“Did you know there’s a tunnel under Ocean Blvd”: Review


Image via Double J

Thomas Gravely (he/him), Staff Writer

Lana Del Rey’s long-awaited ninth studio album is her longest yet, at 1 hour and 17 minutes. Taking on a fresh new sound while still maintaining her signature style, Lana’s postmodernist, piano-centric album is filled with ballads about her family, grief and toxic relationships. In her new album, Lana takes the listener on an emotional ride through one of her best projects to date.

The album’s opening track, “The Grants,” begins with an acapella intro and leads into a beautiful, sweeping ballad about holding her family close and carrying memories of those who have passed on. The album then transitions into the lead single and title track where Lana delivers an impressive vocal performance with her signature on-the-nose lyricism about not wanting to be forgotten, like the once-well-traveled tunnel under Ocean Blvd.

After the third track “Sweet,” the album’s biggest hit, “A&W,” leaves a lasting impression. Lana describes her obsession with relationships that are immediately gratifying but ultimately surface-level. The second half of the song goes in a completely new direction, bringing back memories of her earlier work, with more percussion and playful, youthful lyrics such as, “Your mom called, I told her, you’re fuckin’ up big time.”

The next few tracks establish a more ominous tone that’s new for Lana. Following an interlude of a Judah Smith sermon with ominous piano, Lana delivers one of her best songs, “Candy Necklace,” with chilling dark chords and an excellent feature of John Batiste. “Kintsugi” and “Fingertips” are both tearjerkers, continuing the theme of family love and loss.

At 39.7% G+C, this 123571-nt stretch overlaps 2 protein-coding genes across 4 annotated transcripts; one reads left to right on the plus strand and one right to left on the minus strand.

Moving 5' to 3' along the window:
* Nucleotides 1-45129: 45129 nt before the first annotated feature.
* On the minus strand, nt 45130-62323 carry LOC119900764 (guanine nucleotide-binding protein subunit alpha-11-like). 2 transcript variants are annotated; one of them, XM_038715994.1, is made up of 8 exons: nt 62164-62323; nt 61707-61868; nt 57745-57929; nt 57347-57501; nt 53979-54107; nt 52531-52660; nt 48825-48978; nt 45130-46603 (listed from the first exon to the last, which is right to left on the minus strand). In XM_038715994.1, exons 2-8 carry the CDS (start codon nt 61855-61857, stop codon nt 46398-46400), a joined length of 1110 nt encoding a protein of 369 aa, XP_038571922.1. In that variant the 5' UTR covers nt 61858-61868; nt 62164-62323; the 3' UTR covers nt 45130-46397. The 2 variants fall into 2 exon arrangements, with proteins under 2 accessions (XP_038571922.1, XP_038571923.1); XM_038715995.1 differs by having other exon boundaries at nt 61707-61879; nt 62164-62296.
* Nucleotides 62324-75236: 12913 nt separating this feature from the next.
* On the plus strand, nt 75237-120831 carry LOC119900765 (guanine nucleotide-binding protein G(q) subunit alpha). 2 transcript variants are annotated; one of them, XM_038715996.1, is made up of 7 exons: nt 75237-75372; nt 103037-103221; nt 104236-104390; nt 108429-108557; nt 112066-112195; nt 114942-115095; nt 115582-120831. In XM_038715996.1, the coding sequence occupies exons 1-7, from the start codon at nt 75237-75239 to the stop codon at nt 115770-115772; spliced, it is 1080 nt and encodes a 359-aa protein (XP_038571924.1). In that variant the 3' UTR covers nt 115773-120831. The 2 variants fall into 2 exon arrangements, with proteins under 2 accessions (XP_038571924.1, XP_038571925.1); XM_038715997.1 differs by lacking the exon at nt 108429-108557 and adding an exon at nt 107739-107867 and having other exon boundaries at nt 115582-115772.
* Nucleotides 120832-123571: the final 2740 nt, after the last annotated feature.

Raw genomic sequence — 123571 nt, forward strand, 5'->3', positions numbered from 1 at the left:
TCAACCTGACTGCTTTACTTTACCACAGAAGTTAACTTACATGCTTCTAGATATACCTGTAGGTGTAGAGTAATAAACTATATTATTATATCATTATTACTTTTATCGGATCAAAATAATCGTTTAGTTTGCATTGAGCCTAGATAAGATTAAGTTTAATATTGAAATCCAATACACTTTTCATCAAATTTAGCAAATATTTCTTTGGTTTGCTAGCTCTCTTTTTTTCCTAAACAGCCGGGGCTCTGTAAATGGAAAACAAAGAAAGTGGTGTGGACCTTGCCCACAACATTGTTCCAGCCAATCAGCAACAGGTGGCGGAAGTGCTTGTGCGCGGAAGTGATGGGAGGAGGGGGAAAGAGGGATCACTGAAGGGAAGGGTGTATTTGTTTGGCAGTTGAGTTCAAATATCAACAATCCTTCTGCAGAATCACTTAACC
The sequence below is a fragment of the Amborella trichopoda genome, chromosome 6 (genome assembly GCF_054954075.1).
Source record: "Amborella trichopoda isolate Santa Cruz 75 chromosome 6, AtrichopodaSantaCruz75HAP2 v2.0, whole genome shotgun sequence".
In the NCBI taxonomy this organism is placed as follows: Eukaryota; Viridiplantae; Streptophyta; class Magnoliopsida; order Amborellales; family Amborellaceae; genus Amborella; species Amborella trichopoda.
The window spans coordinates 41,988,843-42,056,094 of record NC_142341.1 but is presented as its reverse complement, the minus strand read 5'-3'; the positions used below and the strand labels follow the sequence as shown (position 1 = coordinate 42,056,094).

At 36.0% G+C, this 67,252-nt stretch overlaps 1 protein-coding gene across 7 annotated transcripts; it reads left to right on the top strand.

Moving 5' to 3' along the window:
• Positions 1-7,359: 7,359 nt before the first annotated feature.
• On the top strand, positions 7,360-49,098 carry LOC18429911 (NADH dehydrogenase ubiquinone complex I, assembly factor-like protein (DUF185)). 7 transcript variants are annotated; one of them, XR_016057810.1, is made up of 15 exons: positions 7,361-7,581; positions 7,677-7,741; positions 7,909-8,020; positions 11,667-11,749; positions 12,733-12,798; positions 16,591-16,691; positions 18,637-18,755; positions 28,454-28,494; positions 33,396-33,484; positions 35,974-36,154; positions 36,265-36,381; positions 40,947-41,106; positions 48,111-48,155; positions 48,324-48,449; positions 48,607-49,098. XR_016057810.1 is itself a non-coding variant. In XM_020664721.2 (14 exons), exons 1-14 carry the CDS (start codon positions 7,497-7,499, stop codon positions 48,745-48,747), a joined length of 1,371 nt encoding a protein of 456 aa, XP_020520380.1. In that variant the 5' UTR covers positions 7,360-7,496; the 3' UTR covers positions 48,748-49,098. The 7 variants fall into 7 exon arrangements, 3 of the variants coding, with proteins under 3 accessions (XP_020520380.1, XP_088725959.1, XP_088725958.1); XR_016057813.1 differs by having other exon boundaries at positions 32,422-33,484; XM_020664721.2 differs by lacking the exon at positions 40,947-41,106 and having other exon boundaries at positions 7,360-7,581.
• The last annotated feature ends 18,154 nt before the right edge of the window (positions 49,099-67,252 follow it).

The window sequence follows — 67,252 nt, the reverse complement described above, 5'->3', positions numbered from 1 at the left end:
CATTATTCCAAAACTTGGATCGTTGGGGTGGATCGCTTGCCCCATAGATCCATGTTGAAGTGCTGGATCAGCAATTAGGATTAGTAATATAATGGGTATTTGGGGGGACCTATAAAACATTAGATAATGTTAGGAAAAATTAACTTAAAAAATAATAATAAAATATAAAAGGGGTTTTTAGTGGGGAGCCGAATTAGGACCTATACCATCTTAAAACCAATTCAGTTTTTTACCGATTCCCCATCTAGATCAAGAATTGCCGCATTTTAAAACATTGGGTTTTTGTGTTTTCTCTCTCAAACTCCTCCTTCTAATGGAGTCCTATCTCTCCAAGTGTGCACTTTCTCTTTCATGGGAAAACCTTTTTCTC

“Paris, Texas” is also a highlight, with gorgeous piano playing from SYML topped with a beautiful melody and vocal performance from Lana. The next three tracks follow Lana’s classic style, with her angelic head voice and gorgeous lyricism stealing the show, supported by features from RIOPY, Father John Misty, and Bleachers. “Margaret,” is especially good, a ballad about producer Jack Antonoff’s wife and friend of Lana’s.

After “Margaret,” Ocean Blvd switches up the mood with more upbeat tracks reminiscent of old Lana. “Taco Truck x VB” features a remixed version of “Venice Bitch,” a throwback to her 2019 album Norman Fucking Rockwell!. They’re certainly the most “listenable” tracks on the album, but it was an interesting choice to create a tonal shift in the album’s final songs.

At its core, Ocean Blvd is a reflective piece about love, loss and wisdom, that still manages to sound new while retaining the Americana aesthetic Lana Del Rey is known for. Its lyrics are some of the most vulnerable and personal she’s ever been, and it pays off. Although the album is very ballad-heavy and drags in some parts, she always pulls the listener back in with unexpected moments like in the interludes and “A&W.” The album feels like a breathtaking journey through her career, revising and incorporating elements from her past works into a new creation that’s her best since Norman Fucking Rockwell!.


Highlights: “The Grants”, “Did you know there’s a tunnel under Ocean Blvd”, “A&W”, “Candy Necklace”, “Paris, Texas”, “Peppers”, “Taco Truck x VB”


Verdict: 8.9/10